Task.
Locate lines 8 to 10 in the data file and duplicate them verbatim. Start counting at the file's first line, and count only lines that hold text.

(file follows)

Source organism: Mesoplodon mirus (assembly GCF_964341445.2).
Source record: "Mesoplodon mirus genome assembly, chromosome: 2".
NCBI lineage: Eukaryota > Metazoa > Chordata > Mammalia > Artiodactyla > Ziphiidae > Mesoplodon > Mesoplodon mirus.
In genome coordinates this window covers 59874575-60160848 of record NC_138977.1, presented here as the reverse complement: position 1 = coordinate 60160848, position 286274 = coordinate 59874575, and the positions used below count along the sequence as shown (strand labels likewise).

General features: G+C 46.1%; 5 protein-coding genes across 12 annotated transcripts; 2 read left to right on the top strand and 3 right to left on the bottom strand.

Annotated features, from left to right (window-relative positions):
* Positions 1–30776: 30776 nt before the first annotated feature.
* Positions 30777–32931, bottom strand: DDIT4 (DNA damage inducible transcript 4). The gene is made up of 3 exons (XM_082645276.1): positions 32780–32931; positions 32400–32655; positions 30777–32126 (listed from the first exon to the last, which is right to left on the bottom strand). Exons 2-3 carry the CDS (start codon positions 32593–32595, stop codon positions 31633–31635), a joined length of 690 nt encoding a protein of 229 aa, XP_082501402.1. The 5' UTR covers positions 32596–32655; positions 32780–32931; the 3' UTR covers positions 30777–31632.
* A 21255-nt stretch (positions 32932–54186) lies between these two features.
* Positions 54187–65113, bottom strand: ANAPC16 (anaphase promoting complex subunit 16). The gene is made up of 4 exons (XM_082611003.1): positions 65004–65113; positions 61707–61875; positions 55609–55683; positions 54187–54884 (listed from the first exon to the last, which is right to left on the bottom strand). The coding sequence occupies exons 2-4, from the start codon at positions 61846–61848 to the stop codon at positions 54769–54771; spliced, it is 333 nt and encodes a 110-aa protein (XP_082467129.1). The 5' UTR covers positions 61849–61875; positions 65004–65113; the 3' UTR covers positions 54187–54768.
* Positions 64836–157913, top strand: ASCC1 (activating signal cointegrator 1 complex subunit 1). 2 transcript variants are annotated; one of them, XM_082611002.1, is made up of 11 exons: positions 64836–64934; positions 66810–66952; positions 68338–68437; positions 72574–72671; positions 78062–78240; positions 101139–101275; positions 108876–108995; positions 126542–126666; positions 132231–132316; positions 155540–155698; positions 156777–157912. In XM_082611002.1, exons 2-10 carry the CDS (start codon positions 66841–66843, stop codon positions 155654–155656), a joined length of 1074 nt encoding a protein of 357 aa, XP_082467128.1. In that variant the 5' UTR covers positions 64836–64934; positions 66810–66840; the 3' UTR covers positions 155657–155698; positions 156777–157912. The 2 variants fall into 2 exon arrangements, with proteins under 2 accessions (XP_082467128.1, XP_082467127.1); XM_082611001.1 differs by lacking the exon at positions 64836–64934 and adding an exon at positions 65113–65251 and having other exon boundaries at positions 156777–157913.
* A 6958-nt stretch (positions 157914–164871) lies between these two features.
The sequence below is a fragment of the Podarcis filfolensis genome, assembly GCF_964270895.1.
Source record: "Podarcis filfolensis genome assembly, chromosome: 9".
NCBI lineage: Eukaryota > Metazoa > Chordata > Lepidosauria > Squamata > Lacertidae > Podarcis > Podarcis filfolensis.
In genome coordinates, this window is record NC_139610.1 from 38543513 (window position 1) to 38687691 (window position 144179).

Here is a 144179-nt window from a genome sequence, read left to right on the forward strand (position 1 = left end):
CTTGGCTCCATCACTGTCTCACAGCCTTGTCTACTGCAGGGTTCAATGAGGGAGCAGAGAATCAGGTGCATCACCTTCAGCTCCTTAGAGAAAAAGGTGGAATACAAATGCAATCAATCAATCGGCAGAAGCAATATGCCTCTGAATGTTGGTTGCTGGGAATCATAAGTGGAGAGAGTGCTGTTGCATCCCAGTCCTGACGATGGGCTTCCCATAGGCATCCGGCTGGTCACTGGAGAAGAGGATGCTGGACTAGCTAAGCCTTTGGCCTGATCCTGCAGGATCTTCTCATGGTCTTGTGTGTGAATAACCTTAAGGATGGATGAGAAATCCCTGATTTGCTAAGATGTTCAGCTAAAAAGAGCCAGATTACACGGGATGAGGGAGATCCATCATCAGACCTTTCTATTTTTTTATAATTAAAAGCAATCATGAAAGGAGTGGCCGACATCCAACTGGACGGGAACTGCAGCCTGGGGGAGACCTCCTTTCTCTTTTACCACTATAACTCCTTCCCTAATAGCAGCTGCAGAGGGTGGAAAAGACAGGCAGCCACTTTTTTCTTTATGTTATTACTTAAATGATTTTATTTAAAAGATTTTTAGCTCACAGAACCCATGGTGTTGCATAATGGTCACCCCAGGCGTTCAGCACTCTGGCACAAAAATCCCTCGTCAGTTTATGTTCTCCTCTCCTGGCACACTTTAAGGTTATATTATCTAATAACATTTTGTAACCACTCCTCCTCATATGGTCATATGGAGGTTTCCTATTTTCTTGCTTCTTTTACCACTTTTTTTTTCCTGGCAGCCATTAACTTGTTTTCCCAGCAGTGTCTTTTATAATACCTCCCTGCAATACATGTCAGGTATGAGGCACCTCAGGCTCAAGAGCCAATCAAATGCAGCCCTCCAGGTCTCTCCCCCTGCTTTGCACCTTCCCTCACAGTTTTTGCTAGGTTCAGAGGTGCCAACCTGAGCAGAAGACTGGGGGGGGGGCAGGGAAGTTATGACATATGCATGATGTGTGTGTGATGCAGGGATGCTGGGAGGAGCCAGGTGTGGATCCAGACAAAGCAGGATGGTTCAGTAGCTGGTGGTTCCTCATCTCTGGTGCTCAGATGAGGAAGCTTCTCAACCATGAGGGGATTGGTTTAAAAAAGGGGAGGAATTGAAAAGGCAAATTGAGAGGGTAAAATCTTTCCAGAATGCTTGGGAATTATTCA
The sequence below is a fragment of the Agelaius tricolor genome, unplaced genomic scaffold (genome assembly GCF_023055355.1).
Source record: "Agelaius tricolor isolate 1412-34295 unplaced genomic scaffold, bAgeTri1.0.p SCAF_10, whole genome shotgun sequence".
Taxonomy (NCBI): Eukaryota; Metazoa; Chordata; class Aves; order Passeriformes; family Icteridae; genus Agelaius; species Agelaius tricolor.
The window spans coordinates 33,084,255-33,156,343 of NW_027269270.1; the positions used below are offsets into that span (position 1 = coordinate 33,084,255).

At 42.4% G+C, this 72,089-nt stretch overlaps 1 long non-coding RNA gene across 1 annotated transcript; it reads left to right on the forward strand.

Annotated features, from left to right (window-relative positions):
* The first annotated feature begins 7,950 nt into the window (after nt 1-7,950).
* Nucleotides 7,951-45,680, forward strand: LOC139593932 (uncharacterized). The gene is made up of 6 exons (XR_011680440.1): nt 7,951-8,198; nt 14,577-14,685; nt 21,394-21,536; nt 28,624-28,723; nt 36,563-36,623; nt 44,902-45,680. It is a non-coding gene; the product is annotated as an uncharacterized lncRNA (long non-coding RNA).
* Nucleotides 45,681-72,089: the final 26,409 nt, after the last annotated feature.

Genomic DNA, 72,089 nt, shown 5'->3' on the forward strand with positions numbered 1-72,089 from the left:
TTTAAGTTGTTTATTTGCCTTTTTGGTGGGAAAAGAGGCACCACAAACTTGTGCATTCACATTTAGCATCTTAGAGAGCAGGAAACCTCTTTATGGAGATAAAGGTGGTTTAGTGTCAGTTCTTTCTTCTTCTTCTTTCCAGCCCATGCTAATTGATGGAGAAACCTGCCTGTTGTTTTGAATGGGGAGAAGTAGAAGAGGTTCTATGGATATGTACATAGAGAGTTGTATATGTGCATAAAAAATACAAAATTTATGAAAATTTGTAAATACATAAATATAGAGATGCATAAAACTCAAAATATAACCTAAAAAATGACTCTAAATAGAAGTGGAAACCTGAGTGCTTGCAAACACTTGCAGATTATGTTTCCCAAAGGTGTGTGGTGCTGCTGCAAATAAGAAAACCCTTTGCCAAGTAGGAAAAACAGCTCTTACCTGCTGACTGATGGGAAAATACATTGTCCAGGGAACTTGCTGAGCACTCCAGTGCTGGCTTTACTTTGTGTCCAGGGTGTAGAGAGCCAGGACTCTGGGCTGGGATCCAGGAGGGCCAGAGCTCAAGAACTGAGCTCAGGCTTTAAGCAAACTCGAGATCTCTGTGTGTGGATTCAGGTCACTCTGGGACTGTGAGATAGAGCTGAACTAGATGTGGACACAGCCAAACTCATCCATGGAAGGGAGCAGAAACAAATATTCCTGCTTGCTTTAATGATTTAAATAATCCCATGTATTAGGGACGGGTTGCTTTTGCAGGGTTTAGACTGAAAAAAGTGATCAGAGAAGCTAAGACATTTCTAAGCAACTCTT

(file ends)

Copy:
* Positions 30777–32931, bottom strand: DDIT4 (DNA damage inducible transcript 4). The gene is made up of 3 exons (XM_082645276.1): positions 32780–32931; positions 32400–32655; positions 30777–32126 (listed from the first exon to the last, which is right to left on the bottom strand). Exons 2-3 carry the CDS (start codon positions 32593–32595, stop codon positions 31633–31635), a joined length of 690 nt encoding a protein of 229 aa, XP_082501402.1. The 5' UTR covers positions 32596–32655; positions 32780–32931; the 3' UTR covers positions 30777–31632.
* A 21255-nt stretch (positions 32932–54186) lies between these two features.
* Positions 54187–65113, bottom strand: ANAPC16 (anaphase promoting complex subunit 16). The gene is made up of 4 exons (XM_082611003.1): positions 65004–65113; positions 61707–61875; positions 55609–55683; positions 54187–54884 (listed from the first exon to the last, which is right to left on the bottom strand). The coding sequence occupies exons 2-4, from the start codon at positions 61846–61848 to the stop codon at positions 54769–54771; spliced, it is 333 nt and encodes a 110-aa protein (XP_082467129.1). The 5' UTR covers positions 61849–61875; positions 65004–65113; the 3' UTR covers positions 54187–54768.